Kokomo Tribune; Kokomo, Indiana


February 24, 2013

VASICEK: Very good reads, both secular and spiritual

These book topics range from self-control to cliquishness

— Years ago, one of our relatives was taking college classes at the local community college. In one class, he was required to read a number of fiction books of his choice and write a report (this was before the Internet). In a few instances, he made up titles of books and wrote fictitious reports. He got away with it, believe it or not. Nowadays, some students cheat by printing off book reports from the Internet. Often, however, these schemers are caught because shrewd teachers are Internet-savvy as well.

When it comes to reading, most of us prefer to set our own agendas. I do not like it when people hand me books to read without asking first. I have stacks of books waiting for me, and another sort of “invisible stack” on my Kindle. Some books have been waiting for me for so many years that they are now out of date and irrelevant!

Much of my reading is in the Bible, obviously. I have my nose in Bible commentaries, theology books, and types of books many readers could not imagine (one of my favorite two-volume sets is titled, “Justification and Variegated Nomism”). I also read (simpler) books about ministry, devotionals, missions, counseling, preaching, leadership, etc.

Then there are secular books. When I am in the mood, I devour mysteries (probably the only fiction that interests me). I tend to read in popular sociology — and in other genres as well. Today, I would like to share some summaries of recent reads.

“Willpower” by Roy Baumeister is a New York Times Bestseller. I have known about Baumeister for two decades, and repeatedly quoted a previous work in some of my columns. What is particularly interesting about this volume is its discussion about what increases and depletes our self-control. Much I would label as common sense. When we sleep well, do not let ourselves get too hungry, avoid making too many decisions, avoid stress, and do not have unfinished tasks haunting us — we are likely to control ourselves successfully. Anyone who has raised children has observed this: If the kids are hungry, they are grouchy; if they are sleepy, they are grouchy; if they have unfinished tasks hanging over their heads, they are grouchy. Grouchy kids are more prone to misbehave. Now the scientists are finally catching up: Adults work the same way. Interesting read.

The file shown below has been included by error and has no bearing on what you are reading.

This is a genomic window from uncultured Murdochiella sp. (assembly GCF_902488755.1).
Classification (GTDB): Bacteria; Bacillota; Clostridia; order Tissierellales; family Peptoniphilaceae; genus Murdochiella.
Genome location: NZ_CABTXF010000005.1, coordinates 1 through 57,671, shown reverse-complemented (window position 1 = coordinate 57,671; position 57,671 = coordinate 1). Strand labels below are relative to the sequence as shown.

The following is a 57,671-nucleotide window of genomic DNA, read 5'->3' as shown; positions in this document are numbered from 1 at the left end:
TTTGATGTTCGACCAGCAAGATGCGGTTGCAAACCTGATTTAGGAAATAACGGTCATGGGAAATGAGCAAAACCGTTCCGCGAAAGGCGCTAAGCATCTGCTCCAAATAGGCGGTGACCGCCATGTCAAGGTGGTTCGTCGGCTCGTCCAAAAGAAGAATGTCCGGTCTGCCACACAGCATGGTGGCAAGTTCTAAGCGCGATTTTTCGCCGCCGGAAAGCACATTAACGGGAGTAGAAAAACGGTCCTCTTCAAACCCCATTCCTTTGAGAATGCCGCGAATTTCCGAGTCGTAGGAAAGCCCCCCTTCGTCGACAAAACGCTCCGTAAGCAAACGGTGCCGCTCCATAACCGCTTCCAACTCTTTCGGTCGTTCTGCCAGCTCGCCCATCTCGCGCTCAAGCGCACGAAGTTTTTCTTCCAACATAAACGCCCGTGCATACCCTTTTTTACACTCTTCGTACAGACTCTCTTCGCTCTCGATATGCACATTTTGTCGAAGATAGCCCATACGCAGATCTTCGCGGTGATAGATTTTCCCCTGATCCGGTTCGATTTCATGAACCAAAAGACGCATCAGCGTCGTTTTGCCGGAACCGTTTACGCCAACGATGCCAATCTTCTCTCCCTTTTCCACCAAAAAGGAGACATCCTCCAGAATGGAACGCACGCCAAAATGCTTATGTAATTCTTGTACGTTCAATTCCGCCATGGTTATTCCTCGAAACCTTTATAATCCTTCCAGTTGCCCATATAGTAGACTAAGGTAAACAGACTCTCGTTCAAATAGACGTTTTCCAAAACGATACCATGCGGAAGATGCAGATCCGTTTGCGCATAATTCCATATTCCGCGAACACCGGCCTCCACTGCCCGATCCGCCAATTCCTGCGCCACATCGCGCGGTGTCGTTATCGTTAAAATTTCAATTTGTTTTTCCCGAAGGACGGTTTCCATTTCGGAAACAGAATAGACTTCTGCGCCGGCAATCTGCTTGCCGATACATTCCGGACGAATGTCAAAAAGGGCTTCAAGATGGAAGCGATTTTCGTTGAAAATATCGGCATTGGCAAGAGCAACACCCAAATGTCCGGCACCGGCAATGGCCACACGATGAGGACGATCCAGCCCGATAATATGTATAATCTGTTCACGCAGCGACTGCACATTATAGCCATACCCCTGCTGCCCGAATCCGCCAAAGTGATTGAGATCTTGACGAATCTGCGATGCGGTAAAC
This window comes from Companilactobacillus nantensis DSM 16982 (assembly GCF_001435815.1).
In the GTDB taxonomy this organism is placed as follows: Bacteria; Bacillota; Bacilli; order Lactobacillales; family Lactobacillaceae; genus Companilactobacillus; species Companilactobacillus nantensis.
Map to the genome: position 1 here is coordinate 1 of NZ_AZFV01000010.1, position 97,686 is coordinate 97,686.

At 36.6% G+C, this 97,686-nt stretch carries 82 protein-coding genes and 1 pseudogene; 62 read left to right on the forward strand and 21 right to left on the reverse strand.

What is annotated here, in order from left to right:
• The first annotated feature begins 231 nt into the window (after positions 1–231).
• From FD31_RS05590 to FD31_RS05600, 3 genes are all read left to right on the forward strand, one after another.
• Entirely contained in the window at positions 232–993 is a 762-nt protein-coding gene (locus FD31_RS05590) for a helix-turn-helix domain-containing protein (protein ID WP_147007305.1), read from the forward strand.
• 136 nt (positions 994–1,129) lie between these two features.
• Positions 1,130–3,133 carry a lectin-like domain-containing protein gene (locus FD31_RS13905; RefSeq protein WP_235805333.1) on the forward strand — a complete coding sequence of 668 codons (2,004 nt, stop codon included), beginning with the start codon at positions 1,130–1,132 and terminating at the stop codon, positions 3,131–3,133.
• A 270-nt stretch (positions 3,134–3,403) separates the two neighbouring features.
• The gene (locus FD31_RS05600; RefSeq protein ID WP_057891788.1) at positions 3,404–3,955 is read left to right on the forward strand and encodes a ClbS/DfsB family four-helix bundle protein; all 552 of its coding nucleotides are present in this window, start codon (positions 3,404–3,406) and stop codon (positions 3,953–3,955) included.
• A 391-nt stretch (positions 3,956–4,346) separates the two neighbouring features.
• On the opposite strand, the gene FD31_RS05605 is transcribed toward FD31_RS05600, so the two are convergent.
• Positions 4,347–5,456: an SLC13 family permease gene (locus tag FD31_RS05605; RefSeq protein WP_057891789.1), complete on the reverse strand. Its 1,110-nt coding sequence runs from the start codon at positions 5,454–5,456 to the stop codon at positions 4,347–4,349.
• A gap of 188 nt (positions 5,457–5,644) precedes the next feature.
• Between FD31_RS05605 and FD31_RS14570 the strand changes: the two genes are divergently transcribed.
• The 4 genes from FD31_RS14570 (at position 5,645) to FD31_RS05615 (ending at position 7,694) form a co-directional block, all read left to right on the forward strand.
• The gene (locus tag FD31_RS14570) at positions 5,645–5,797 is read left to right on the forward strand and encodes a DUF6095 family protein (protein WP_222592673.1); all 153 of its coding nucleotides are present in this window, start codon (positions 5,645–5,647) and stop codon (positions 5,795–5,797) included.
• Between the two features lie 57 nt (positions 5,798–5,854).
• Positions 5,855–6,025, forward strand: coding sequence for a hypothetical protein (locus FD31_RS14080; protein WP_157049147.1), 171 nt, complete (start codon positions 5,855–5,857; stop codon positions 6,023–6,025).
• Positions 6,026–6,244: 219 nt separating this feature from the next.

“Quiet” by Susan Cain is subtitled, “The Power of Introverts in a World That Can’t Stop Talking.” In this book, Cain makes a distinction between the shy (which is really about fear) and those who simply prefer quiet and solitude. She documents that many introverts have succeeded in every way, and argues that society should stop pressuring introverts to act like extroverts. Worth reading. If you are introverted, this book will help you fight back.

“The Shallows,” by Nicholas Carr, is subtitled, “What the Internet is Doing to Our Brains.” Let me share one quotation: “The Net’s cacophony of stimuli short-circuits both conscious and unconscious thought, preventing our minds form thinking either deeply or creatively. Our brains turn into simple signal-processing units, quickly shepherding information into consciousness and then back out again.”

The last book I will mention deals with why religious people can appear snobby and cliquish to others (even other religious people). It is titled, “Accidental Pharisee” by Larry Osborne, and is a simple, easy-to-understand book that I would recommend to every churchgoer. Osborne suggests that when we have been touched by a movement, a speaker, an experience — we tend to huddle with those of like mind. Without conscious intention, we look down upon those outside our sub-group. Osborne writes:

“I have noticed one more thing about arrogance. It’s the ultimate blind spot .... The fact is, the more we know, the more we’re tempted to look down on people who don’t know what we know ... One of the first signs of legalism is a heightened emphasis on the implications of Scripture rather than the explicit commands of Scripture ...”

I hope you enjoyed at least one of these reviews. Read on!

Ed Vasicek is pastor of Highland Park Church and a weekly contributor to the Kokomo Tribune. Contact him at edvasicek@att.net.

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